MAY 15, 2008: Natural England hasannounced that an additional £72m will be spent on the naturalenvironment this year.
Further to an additional £68m for green farming schemes, NaturalEngland has announced that it will allocate an extra £4m this yeartowards protecting and enhancing the marine environment, improvingbiodiversity and researching renewable energy options in the SevernBarrage.
Despite the uncertainty in funding for the next two years, NaturalEngland has also taken a decision to give funding certainty over athree-year period to our key partners.
Dr Helen Phillips, ChiefExecutive of Natural England, said: “Much-needed protection for themarine environment and researching ways of tackling climate change aretop of Natural England’s priorities in the coming year.
“We have matchedour funds against the most pressing environmental priorities -protecting threatened landscapes and wildlife, and pushing forward ourwork on climate change. This is a positive result for the naturalenvironment.”
Activity spend for our protected landscapes and habitats includingAreas of Outstanding Natural Beauty (AONB) and National Nature Reserves(NNR) will be maintained at 07/08 funding levels, to a total of £17m.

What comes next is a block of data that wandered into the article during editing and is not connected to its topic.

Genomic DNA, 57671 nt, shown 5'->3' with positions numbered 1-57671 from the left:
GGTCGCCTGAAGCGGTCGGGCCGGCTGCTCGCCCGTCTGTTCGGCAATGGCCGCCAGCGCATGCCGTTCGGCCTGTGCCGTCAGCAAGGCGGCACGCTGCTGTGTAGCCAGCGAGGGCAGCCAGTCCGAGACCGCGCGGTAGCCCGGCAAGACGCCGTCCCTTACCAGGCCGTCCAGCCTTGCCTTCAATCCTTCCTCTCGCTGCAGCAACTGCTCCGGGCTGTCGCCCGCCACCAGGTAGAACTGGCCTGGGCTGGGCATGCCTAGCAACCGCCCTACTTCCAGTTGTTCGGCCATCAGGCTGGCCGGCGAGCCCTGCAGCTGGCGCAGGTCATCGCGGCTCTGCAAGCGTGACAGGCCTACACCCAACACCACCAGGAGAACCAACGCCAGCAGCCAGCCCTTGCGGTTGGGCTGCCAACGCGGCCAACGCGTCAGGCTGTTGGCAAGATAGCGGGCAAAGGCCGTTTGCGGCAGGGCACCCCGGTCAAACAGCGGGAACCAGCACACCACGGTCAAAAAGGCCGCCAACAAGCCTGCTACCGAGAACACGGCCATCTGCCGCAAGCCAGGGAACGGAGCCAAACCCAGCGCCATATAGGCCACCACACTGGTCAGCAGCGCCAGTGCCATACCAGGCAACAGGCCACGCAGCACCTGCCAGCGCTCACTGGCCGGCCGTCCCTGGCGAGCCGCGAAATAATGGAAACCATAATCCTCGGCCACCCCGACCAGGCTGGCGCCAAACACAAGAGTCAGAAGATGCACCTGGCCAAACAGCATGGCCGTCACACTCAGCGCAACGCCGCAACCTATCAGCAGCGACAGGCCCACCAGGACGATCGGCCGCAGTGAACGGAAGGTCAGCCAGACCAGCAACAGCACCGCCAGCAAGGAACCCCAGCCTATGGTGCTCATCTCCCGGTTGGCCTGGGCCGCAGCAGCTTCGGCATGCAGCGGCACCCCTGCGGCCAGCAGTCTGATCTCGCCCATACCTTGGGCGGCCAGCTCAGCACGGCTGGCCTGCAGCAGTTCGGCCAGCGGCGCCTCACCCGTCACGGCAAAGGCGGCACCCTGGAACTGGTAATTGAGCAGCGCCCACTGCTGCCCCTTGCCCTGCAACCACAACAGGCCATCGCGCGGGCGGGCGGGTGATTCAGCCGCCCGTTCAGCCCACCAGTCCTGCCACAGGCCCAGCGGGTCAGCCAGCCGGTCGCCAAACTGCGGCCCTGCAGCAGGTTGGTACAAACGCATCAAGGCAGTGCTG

In order to continue the good rate of progress in improving Sites ofSpecial Scientific Interest (SSSI) announced earlier this month,Natural England has maximised the use of the Wildlife EnhancementScheme (WES) with a budget of £9.5m, using more Higher Level Scheme(HLS) funding to support SSSI delivery.
There will be efficiency savings of £16.5m to Natural England’sbudget over the next three years, including £1.1m through the recenttermination of the Discovering Lost Ways project.
The £4 million yielded though reallocation of resource will be divided as follows:
£2m for biodiversity£1m for marine work£0.5m for the European Landscape Convention£0.3m for evidence-gathering on the proposed Severn Barrage£0.3m for training to invest in our people’s delivery
Last December, the Natural England Board agreed a reduction of 150staff through voluntary redundancy. This will achieve a £4m saving in08/09 with higher savings in future years, which have been re-investedin delivery for the natural environment.
The Rural Development Programme for England (RDPE) settlement allowsNatural England to increase funding for delivery of Schemes under theProgramme, from £317m in 2007/08 to £385m in 2008/09.
Speaking about the RDPE settlement Dr Phillips continued: “Greenfarming has a major role to play in restoration of wildlife habitat andbiodiversity, flood and carbon management in England and sustainablefood production – it is vital that we continue to build onenvironmental success coming from this area of work.”